Adult acute supraglottitis: Analysis of 358 patients for predictors of airway intervention

Yael Shapira Galitz, Hagit Shoffel-Havakuk, Oded Cohen, Doron Halperin, Yonatan Lahav

Research output: Contribution to journalArticlepeer-review


Objectives/Hypothesis: Acute supraglottitis is a potentially life-threatening condition due to rapid onset upper airway obstruction. The study aimed to characterize adult acute supraglottitis patients and to recognize factors associated with an aggressive disease course. Study Design: Retrospective chart review. Methods: All adult acute supraglottitis patients admitted to a single academic medical center between 2000 and 2014 were included and their medical charts reviewed. The main outcome measures were airway intervention and mortality. Results: Three hundred fifty-eight patients were enrolled. Mean age was 53 years (range, 16–92 years), with 62.8% males. Sore throat (79%) and dysphagia (70.9%) were the most common symptoms. Stridor (3.6%), tachypnea (5.7%), and dyspnea (6.4%) were uncommon but significantly associated with airway intervention. The epiglottis was most commonly involved (67%). Involvement of the epiglottis and aryepiglottic folds showed a trend of correlation to airway intervention. Blood glucose levels, C-reactive protein (CRP) levels, and relative neutrophilia were significantly higher in patients admitted to the intensive care unit or requiring airway intervention. Thirty-four patients (9.5%) required intensive care unit admission. Sixteen patients (4.4%) required airway intervention. Recurrent episodes of supraglottitis, seen in 19 patients, were more common in males (P =.048), and tended to have a more severe clinical course, requiring more airway interventions (P =.005) and intensive care unit admissions (P =.016). Conclusions: The typical high risk patient—a male, with dyspnea and stridor, presenting with edema of the epiglottis and aryepiglottic folds, elevated CRP, hyperglycemia, and a history of recurrent episodes—should warrant more aggressive treatment and closer observation. Level of Evidence: 4 Laryngoscope, 127:2106–2112, 2017.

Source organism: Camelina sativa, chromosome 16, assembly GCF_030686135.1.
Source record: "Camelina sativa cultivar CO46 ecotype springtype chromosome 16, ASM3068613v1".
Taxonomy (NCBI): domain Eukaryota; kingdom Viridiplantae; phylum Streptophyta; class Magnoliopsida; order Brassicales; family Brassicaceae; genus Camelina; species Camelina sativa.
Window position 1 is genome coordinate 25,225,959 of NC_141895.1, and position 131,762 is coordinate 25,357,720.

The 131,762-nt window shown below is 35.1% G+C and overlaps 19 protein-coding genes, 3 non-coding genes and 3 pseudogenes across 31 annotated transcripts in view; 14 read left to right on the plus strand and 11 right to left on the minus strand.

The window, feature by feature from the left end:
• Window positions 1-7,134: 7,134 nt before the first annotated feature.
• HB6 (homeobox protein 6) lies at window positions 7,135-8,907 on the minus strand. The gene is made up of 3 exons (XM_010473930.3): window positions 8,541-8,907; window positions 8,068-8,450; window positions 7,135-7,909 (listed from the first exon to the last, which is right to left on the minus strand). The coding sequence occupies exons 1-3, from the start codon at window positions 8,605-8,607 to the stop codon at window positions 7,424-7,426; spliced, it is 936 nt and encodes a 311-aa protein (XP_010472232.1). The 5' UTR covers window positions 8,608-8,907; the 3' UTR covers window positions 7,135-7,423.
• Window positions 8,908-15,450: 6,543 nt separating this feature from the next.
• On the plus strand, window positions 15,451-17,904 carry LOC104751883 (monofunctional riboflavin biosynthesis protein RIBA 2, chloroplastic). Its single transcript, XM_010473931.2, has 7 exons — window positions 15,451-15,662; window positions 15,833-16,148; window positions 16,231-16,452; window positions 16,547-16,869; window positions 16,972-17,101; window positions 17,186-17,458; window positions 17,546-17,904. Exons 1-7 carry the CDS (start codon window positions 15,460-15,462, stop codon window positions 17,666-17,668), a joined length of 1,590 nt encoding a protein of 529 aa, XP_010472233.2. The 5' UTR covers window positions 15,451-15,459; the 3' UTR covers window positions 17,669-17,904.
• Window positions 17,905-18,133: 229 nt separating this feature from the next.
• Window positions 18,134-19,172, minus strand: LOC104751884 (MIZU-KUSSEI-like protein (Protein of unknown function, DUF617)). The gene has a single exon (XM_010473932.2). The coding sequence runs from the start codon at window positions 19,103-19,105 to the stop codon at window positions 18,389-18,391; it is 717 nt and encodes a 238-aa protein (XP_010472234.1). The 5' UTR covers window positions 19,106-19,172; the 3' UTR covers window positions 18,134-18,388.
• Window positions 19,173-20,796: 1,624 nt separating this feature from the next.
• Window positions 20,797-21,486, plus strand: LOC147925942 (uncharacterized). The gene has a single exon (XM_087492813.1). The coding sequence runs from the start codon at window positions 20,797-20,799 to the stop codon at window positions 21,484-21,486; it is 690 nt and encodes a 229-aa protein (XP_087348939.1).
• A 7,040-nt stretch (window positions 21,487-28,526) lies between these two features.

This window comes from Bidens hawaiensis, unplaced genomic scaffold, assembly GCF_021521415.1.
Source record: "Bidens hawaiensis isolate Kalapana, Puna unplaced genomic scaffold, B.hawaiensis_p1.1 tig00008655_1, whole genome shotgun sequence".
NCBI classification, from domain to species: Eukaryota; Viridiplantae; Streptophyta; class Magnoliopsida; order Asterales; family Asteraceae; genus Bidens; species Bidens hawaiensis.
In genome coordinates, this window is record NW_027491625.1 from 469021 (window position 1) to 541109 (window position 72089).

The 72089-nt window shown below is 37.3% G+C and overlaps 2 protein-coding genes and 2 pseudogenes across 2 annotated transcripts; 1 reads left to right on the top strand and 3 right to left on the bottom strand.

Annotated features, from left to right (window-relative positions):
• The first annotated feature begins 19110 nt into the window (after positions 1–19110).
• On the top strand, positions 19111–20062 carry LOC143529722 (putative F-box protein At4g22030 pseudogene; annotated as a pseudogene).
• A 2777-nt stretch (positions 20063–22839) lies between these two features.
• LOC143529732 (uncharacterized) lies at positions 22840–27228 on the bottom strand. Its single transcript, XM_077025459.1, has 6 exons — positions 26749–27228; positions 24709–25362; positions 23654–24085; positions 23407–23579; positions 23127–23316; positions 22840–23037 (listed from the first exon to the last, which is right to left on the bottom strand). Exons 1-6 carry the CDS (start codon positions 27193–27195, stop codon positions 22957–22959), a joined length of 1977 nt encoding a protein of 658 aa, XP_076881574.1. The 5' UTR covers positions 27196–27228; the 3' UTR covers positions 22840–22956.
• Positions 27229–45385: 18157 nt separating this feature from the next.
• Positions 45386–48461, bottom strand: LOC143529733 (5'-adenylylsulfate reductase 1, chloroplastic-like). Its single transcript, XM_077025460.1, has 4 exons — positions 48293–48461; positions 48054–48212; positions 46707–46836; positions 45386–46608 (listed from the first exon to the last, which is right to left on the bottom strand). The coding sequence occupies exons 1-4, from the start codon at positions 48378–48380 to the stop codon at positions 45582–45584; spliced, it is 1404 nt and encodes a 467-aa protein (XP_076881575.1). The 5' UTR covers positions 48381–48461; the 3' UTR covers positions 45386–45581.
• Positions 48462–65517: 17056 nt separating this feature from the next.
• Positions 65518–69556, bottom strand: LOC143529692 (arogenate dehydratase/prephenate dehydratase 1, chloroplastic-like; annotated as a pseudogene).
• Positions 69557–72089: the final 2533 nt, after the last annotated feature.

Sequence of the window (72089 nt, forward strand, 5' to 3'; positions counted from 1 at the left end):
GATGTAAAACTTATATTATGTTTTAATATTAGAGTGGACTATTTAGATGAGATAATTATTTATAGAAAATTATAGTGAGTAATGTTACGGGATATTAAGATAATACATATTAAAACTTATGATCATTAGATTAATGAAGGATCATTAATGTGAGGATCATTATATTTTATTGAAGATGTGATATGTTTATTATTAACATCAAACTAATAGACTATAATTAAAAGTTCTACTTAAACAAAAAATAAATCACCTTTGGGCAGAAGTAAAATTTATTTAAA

Original languageEnglish
Pages (from-to)2106-2112
Number of pages7
Issue number9
StatePublished - Sep 2017
Externally publishedYes


  • Acute supraglottitis
  • adult
  • airway obstruction
  • epiglottitis
  • intubation


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